How To: Make The Viget Inspire Author Thumbnails
Doug Avery, Former Senior Developer
Since Viget Inspire blog launched, I've received a lot of questions about the little user thumbnails we made for the Viget designers. Is it just a Photoshop filter we slap on carelessly? Are they painstakingly drawn by hand and watercolored over a period of several hours? The answer is (unfortunately), neither as cool as hand-drawing or as easy as a filter, but we've got it down to a pretty streamlined process at this point. Like the background "how to" post from last month, this tutorial has a lot of of textures and hues, manipulated and blended in the layers palette.
Begin With a Photo
The team agreed that Samantha's old picture didn't turn out as well as it could've, so I'm going to remake hers and walk you through the process. We begin by getting a different photo of Sam for the new thumbnail, and taking it right into Illustrator.
When you're doing a trace like this, you want to plan out what types of lines and objects you'll be tracing before you begin. With the Viget Inspire pictures, I decided to go with hair, glasses, eyebrows and eyes as the main shapes, and to fill in the rest of the pictures with pieces from the actual photo (more on that later). So first, we're going to trace her eyes, very simply, with the pen tool.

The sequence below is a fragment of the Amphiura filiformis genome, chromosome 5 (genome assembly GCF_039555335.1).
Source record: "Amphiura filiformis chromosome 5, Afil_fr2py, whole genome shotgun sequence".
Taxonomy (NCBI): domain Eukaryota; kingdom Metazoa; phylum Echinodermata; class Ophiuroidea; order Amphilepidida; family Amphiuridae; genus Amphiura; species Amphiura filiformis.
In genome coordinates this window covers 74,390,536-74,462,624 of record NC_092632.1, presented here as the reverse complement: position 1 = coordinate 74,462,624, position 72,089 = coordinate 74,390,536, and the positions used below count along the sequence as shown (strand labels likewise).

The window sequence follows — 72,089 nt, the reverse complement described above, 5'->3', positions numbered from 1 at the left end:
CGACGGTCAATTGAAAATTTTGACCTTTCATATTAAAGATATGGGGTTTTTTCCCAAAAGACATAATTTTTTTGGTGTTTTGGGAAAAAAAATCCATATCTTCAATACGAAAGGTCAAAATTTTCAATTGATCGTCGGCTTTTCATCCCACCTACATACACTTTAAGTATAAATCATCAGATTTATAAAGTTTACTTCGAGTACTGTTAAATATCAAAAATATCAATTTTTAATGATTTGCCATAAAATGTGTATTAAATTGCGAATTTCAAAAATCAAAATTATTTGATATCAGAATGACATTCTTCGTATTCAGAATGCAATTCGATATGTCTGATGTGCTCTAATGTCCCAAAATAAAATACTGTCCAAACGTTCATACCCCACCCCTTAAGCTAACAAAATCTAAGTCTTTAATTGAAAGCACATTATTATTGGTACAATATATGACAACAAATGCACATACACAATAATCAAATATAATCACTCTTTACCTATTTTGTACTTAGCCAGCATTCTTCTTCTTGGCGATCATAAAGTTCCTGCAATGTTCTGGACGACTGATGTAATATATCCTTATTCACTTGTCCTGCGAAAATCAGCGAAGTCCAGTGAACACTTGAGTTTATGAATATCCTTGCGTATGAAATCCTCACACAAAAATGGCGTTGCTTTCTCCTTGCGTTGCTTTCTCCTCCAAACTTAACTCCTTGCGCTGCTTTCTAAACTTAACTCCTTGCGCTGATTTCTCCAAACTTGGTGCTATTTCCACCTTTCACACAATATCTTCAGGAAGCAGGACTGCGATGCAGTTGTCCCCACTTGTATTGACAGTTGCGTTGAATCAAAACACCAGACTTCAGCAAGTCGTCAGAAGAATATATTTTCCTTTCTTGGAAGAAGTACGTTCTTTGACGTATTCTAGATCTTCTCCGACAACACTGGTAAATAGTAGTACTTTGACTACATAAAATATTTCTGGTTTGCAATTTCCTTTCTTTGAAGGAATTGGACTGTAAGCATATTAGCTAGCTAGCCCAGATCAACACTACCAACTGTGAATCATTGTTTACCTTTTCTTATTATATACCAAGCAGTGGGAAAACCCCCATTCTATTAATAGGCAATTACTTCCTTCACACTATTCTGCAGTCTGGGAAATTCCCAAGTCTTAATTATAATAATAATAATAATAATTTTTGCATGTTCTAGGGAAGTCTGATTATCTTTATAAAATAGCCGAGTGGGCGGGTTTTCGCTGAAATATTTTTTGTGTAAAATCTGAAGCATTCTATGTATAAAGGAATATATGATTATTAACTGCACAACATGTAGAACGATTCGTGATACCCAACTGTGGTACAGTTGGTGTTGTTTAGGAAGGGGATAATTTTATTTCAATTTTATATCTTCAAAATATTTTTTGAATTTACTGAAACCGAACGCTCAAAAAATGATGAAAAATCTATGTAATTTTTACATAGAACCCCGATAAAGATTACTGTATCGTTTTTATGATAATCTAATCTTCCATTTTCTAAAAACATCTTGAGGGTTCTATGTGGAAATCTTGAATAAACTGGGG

Now that we have all our shapes, we want to merge them into one using tools in the Pathfinder palette. "Add To Shape Area" to combine the black ones, and use "Subtract From Shape Area" to punch the the whites shapes as holes into the black area. Now we have one black shape.
The Return of an Old Friend
We're going to grab the same watercolor texture used in the last tutorial and get some more mileage out of it. We're looking for a complex texture with some random, organic shifts in the color, and that image is going to be perfect for our needs.
Just paste Samantha into Photoshop, as a Vector Image, and resize to the appropriate shape. Then, paste the watercolor in a layer above her, and option-click the space between the layers to mask one into the other.
This part is mostly just playing around until it feels right. I probably could accomplish this all with fewer layers, but it's nice to have more in place so you can go back and adjust pieces of the image at the end.
Adding In The Details
I actually came to this next series of steps during a time crunch. I'd spent a while trying to draw some decent-looking mouths, but couldn't really get them to work. The mouth is a really subtle piece of the face, making especially hard to illustrate in a single dark color, so I thought I'd compromise by ghosting in some features using the original photo.
Everything Must Match
At this point, I like to zoom out and look at the thumbnail next to the other ones I've made. Is it too light? Too green, too blue? A few adjustments will fix it.
The Finishing Touch
I like to add a bit of "bleed" to all the watercolor images, just to give them another interesting texture. This just means reusing the watercolor graphic in a random way behind the image.
Since we produce these images at final size, the versions in the post were a little blurry and zoomed-in. Here's the real final image:
In the end, it's not so much of a fixed technique as it is establishing a goal and sort of wandering towards it, always using layers and effects that you can turn off or tweak later on. I'm still learning the best way to do these, (and I might redo a few more of them in the near future), so if you have any tips or know of any similar techniques, post'em in the comments.